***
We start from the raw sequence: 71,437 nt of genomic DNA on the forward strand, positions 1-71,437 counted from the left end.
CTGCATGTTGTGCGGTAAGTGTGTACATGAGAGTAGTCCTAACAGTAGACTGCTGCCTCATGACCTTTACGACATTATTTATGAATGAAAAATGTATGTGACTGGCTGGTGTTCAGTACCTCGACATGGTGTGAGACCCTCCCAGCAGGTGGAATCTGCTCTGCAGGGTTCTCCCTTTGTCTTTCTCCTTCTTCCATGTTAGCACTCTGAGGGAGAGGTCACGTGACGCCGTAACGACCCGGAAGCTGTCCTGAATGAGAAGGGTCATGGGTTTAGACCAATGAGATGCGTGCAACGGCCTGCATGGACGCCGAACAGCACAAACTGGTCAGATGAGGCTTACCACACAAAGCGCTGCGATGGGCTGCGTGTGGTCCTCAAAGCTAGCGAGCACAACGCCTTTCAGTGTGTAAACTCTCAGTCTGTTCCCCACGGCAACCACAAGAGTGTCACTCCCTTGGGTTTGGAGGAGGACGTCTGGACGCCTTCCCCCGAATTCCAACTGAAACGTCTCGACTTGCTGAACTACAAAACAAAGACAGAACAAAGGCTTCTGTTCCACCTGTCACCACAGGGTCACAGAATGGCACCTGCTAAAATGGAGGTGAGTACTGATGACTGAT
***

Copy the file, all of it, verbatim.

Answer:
We start from the raw sequence: 71,437 nt of genomic DNA on the forward strand, positions 1-71,437 counted from the left end.
CTGCATGTTGTGCGGTAAGTGTGTACATGAGAGTAGTCCTAACAGTAGACTGCTGCCTCATGACCTTTACGACATTATTTATGAATGAAAAATGTATGTGACTGGCTGGTGTTCAGTACCTCGACATGGTGTGAGACCCTCCCAGCAGGTGGAATCTGCTCTGCAGGGTTCTCCCTTTGTCTTTCTCCTTCTTCCATGTTAGCACTCTGAGGGAGAGGTCACGTGACGCCGTAACGACCCGGAAGCTGTCCTGAATGAGAAGGGTCATGGGTTTAGACCAATGAGATGCGTGCAACGGCCTGCATGGACGCCGAACAGCACAAACTGGTCAGATGAGGCTTACCACACAAAGCGCTGCGATGGGCTGCGTGTGGTCCTCAAAGCTAGCGAGCACAACGCCTTTCAGTGTGTAAACTCTCAGTCTGTTCCCCACGGCAACCACAAGAGTGTCACTCCCTTGGGTTTGGAGGAGGACGTCTGGACGCCTTCCCCCGAATTCCAACTGAAACGTCTCGACTTGCTGAACTACAAAACAAAGACAGAACAAAGGCTTCTGTTCCACCTGTCACCACAGGGTCACAGAATGGCACCTGCTAAAATGGAGGTGAGTACTGATGACTGAT